We will do anything and everything to maintain our present personal level of energy use and the comfort it affords us.  We will do anything and everything to the earth, to other people, and even to ourselves to continue on this path. The proof of this assertion is simple; we are doing it.

1 comment:

  1. The EROI is a concept largely lost on most people. For the most part everyone pumps gas, turns on a light switch, adjusts the thermostat completely unaware of the great complexity of supply systems and return on investment required to make selling energy possible at all.

    We are all supremely dependent on distant concentrated sources of electricity and combustion fuels. Add to this that we know nothing of how our energy sources are produced. By this I mean that the knowledge of how to produce energy is a specialized knowledge know only to a few. All the consumer knows is how manage his personal economics so he can buy energy.

    As this article states we are approaching our unhappy date with the destiny of accelerating costs from overreaching our resource base. The only choice will be to do without or to pay increasingly high prices, perhaps while dreaming that technology will bring back the old days.

    Some individuals have chosen to pursue energy independence however few are truly independent. Solar and wind which most people use intermittent so you must adjust your lifestyle to this Going it alone requires you to build, maintain and produce all your own power is a lot of work, if you are growing your own food, even more work. In a way it perpetuates the self-centered attitude (I’ve got mine…good luck to you) that puts people in opposition. My point is that most of us rely on a community for sustenance and support. Thus a community based energy creation and supply makes more sense.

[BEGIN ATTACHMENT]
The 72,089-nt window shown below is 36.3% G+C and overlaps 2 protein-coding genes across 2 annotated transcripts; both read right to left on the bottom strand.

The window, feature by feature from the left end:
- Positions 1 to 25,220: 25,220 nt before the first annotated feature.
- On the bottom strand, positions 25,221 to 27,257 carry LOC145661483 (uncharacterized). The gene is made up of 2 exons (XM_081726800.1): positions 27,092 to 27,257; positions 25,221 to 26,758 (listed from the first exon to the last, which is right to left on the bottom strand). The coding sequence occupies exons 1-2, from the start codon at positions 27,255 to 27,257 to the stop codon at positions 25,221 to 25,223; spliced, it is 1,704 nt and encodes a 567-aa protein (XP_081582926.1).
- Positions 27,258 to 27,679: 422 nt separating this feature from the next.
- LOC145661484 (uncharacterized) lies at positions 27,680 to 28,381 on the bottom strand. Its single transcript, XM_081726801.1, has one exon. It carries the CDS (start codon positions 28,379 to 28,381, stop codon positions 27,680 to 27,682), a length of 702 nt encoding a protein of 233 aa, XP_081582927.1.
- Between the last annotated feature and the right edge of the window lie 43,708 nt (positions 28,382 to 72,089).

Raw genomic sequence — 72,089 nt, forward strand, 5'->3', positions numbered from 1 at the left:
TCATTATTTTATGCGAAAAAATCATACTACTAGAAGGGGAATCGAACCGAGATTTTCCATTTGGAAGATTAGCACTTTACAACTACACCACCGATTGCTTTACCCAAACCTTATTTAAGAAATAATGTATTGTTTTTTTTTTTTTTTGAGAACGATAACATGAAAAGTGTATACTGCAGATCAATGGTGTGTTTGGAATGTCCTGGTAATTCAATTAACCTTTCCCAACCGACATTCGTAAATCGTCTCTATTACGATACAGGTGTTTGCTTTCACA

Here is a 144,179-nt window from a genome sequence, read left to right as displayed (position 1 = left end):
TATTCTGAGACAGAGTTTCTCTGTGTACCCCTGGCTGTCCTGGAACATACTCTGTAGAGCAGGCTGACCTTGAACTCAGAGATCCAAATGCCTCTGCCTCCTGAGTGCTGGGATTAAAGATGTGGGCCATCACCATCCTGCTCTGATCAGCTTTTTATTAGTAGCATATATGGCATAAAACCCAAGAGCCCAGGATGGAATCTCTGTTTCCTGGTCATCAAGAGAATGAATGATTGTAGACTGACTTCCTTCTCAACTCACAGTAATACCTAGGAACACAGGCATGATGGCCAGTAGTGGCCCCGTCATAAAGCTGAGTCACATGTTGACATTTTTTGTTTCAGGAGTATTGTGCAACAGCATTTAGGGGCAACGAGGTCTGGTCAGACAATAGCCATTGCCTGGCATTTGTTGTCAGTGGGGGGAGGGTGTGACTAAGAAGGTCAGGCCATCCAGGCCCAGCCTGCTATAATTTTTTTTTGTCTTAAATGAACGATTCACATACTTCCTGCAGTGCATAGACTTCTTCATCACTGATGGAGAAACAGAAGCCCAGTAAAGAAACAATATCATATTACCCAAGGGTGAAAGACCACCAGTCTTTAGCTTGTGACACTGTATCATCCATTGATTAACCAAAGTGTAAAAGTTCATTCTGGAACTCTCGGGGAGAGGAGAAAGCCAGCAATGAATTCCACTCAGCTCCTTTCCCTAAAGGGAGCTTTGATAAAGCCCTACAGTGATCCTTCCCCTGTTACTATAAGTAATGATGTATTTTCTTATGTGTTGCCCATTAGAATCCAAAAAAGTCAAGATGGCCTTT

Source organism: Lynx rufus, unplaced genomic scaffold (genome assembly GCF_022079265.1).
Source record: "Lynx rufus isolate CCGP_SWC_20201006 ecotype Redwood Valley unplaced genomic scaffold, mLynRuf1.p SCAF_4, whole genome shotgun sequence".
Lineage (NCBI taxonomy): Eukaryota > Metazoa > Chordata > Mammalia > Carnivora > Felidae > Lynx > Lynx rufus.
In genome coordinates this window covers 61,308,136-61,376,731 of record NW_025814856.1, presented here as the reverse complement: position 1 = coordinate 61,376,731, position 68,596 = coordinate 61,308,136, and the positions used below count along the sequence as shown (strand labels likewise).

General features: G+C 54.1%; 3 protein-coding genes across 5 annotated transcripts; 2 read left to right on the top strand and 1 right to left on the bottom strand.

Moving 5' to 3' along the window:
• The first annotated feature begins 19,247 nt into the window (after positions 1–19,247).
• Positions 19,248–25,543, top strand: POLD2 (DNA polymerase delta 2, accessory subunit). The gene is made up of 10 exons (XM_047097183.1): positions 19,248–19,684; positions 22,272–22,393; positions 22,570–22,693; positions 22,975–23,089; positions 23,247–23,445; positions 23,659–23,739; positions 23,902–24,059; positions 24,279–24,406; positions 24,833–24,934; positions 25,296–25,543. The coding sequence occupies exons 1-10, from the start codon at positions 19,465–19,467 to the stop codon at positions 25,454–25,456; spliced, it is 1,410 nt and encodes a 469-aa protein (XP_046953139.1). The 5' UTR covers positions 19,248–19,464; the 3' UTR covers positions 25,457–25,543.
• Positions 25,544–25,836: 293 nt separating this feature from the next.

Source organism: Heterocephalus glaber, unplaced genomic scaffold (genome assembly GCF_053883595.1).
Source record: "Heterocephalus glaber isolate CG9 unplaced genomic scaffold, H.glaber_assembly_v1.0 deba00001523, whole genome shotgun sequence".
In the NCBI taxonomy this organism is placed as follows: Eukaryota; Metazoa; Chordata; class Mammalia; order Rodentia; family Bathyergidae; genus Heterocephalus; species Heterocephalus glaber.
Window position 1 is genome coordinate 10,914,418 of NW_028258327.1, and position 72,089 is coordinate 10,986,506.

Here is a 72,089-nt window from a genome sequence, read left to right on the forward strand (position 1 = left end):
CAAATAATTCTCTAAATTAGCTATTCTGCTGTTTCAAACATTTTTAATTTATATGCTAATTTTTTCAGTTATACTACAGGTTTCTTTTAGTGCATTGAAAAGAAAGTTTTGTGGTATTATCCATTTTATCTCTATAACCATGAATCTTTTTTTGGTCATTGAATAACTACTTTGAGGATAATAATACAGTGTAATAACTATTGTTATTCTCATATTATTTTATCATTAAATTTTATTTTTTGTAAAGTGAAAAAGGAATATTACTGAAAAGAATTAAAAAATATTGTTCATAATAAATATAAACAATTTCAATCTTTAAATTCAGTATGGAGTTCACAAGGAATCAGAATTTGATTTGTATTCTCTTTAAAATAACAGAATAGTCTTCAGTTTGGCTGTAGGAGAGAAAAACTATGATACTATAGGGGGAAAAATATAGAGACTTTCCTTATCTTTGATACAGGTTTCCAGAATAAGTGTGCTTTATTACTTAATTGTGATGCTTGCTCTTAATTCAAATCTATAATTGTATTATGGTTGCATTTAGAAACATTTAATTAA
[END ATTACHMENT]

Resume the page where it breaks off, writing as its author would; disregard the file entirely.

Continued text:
What I would like to do is establish an energy independent community. I am not referring to green power initiatives which while good keep you dependent on large corporations. I am talking about actually owning the infrastructure and making your own power. I am aware of four such communities in Germany and Denmark. They are grid tied but independent and are privately funding. They rotate from multiple sources, wind, hydro, solar and biogas to maintain and energy output. I am surprised there is nothing like this in the U.S.

    An energy independent community would by necessity have people who were knowledgeable in energy production, distribution, financing etc. It would be a community based on conservation as well not as way to continue an energy wasteful lifestyle independent of external sources.

    My problem is how to get something like this started. I am not a promoter and in my early sixties not so naive to think I can do everything myself. I am looking for ideas on how to reach interested people and get their ideas. May some kind of crowd sourcing would work for this. I posted this message here because I have felt accord with your posts and thought there might be some people watching who had this interest.

    Thanks,

    Jeffrey

    ReplyDelete